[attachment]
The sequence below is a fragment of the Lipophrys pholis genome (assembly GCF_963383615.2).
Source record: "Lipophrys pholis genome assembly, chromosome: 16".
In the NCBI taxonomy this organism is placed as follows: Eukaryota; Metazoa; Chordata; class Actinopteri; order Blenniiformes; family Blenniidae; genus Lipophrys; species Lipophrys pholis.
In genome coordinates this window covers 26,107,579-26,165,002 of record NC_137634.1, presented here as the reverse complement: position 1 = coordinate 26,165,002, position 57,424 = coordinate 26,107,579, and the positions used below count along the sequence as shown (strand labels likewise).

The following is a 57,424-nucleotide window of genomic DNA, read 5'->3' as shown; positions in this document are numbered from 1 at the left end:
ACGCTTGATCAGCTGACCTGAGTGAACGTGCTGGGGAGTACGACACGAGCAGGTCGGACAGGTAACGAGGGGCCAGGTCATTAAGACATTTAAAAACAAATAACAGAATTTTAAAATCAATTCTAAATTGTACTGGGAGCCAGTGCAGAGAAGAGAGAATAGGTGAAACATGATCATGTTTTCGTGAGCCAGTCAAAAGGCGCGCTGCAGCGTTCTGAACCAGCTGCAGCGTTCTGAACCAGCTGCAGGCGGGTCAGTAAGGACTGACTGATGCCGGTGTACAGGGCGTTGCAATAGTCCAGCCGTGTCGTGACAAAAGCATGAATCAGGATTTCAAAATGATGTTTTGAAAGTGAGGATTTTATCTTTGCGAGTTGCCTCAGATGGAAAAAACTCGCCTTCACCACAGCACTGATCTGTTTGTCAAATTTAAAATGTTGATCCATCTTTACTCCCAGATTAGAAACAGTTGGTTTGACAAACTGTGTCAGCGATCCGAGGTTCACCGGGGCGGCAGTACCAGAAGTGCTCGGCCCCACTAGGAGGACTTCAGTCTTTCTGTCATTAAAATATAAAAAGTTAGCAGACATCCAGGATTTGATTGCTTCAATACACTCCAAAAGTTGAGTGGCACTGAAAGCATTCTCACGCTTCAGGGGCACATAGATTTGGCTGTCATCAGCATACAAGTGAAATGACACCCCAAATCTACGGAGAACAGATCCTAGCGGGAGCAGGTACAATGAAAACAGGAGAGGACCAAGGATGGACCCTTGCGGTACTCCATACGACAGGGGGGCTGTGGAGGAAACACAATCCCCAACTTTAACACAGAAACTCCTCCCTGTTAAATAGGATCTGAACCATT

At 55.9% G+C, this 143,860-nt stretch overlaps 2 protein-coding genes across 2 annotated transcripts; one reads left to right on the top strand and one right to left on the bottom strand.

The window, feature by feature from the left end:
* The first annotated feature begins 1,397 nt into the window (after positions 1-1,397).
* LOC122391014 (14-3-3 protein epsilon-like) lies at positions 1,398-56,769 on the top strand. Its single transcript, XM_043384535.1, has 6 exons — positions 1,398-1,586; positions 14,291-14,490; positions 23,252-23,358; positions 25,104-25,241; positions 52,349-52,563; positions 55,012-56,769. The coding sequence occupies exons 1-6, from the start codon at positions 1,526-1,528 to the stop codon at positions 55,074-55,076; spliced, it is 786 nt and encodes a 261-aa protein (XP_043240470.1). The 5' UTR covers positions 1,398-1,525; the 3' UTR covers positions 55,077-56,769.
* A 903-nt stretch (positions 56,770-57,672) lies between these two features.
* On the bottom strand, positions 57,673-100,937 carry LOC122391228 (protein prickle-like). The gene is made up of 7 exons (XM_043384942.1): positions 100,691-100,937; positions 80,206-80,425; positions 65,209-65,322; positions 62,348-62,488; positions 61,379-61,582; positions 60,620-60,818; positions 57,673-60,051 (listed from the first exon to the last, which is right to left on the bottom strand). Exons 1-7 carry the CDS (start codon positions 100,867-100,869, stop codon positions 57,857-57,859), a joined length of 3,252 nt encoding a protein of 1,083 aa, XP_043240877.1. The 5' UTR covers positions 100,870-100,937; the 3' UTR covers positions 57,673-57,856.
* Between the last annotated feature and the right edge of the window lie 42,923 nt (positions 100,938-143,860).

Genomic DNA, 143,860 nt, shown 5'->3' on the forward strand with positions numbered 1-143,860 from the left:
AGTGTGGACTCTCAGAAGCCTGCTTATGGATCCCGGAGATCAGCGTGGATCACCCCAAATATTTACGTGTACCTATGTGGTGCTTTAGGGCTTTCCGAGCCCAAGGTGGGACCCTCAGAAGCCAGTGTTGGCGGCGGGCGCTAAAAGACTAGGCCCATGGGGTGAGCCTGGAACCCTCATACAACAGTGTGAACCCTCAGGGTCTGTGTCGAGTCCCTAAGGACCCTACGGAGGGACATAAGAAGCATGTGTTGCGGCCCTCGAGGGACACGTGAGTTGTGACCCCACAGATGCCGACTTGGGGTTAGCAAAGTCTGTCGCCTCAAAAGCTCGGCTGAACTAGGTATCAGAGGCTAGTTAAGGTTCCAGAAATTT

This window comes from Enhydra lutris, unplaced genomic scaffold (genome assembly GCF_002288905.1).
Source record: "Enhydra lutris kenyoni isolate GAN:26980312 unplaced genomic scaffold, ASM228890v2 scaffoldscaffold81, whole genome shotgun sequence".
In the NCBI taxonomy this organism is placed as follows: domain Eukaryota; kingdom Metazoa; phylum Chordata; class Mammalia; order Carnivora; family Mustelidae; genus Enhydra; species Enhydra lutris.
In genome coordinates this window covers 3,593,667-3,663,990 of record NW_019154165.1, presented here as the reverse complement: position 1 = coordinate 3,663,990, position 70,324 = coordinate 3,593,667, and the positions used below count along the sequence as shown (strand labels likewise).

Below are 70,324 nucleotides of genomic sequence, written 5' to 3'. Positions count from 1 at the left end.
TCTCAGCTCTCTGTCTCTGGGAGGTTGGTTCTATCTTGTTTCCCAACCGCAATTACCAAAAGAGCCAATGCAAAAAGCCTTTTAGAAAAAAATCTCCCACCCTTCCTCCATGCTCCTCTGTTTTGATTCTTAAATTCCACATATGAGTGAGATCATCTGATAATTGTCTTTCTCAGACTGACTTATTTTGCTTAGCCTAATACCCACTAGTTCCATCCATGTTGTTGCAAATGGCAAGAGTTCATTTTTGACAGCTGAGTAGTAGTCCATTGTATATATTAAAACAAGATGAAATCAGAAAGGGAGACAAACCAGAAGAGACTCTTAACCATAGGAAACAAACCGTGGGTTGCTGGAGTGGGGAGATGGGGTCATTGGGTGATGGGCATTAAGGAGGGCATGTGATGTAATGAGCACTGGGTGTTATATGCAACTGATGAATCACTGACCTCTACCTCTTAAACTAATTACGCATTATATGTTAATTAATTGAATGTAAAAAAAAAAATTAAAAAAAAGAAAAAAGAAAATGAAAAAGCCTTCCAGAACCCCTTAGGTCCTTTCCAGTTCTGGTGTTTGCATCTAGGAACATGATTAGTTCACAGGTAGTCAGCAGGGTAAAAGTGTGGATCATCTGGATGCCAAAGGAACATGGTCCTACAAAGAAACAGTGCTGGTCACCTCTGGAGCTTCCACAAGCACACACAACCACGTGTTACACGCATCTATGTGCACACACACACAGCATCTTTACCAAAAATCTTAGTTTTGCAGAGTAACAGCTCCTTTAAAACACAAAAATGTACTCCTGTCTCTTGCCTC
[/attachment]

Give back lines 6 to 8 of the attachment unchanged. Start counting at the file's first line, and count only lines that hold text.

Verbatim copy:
ACGCTTGATCAGCTGACCTGAGTGAACGTGCTGGGGAGTACGACACGAGCAGGTCGGACAGGTAACGAGGGGCCAGGTCATTAAGACATTTAAAAACAAATAACAGAATTTTAAAATCAATTCTAAATTGTACTGGGAGCCAGTGCAGAGAAGAGAGAATAGGTGAAACATGATCATGTTTTCGTGAGCCAGTCAAAAGGCGCGCTGCAGCGTTCTGAACCAGCTGCAGCGTTCTGAACCAGCTGCAGGCGGGTCAGTAAGGACTGACTGATGCCGGTGTACAGGGCGTTGCAATAGTCCAGCCGTGTCGTGACAAAAGCATGAATCAGGATTTCAAAATGATGTTTTGAAAGTGAGGATTTTATCTTTGCGAGTTGCCTCAGATGGAAAAAACTCGCCTTCACCACAGCACTGATCTGTTTGTCAAATTTAAAATGTTGATCCATCTTTACTCCCAGATTAGAAACAGTTGGTTTGACAAACTGTGTCAGCGATCCGAGGTTCACCGGGGCGGCAGTACCAGAAGTGCTCGGCCCCACTAGGAGGACTTCAGTCTTTCTGTCATTAAAATATAAAAAGTTAGCAGACATCCAGGATTTGATTGCTTCAATACACTCCAAAAGTTGAGTGGCACTGAAAGCATTCTCACGCTTCAGGGGCACATAGATTTGGCTGTCATCAGCATACAAGTGAAATGACACCCCAAATCTACGGAGAACAGATCCTAGCGGGAGCAGGTACAATGAAAACAGGAGAGGACCAAGGATGGACCCTTGCGGTACTCCATACGACAGGGGGGCTGTGGAGGAAACACAATCCCCAACTTTAACACAGAAACTCCTCCCTGTTAAATAGGATCTGAACCATT

At 55.9% G+C, this 143,860-nt stretch overlaps 2 protein-coding genes across 2 annotated transcripts; one reads left to right on the top strand and one right to left on the bottom strand.

The window, feature by feature from the left end: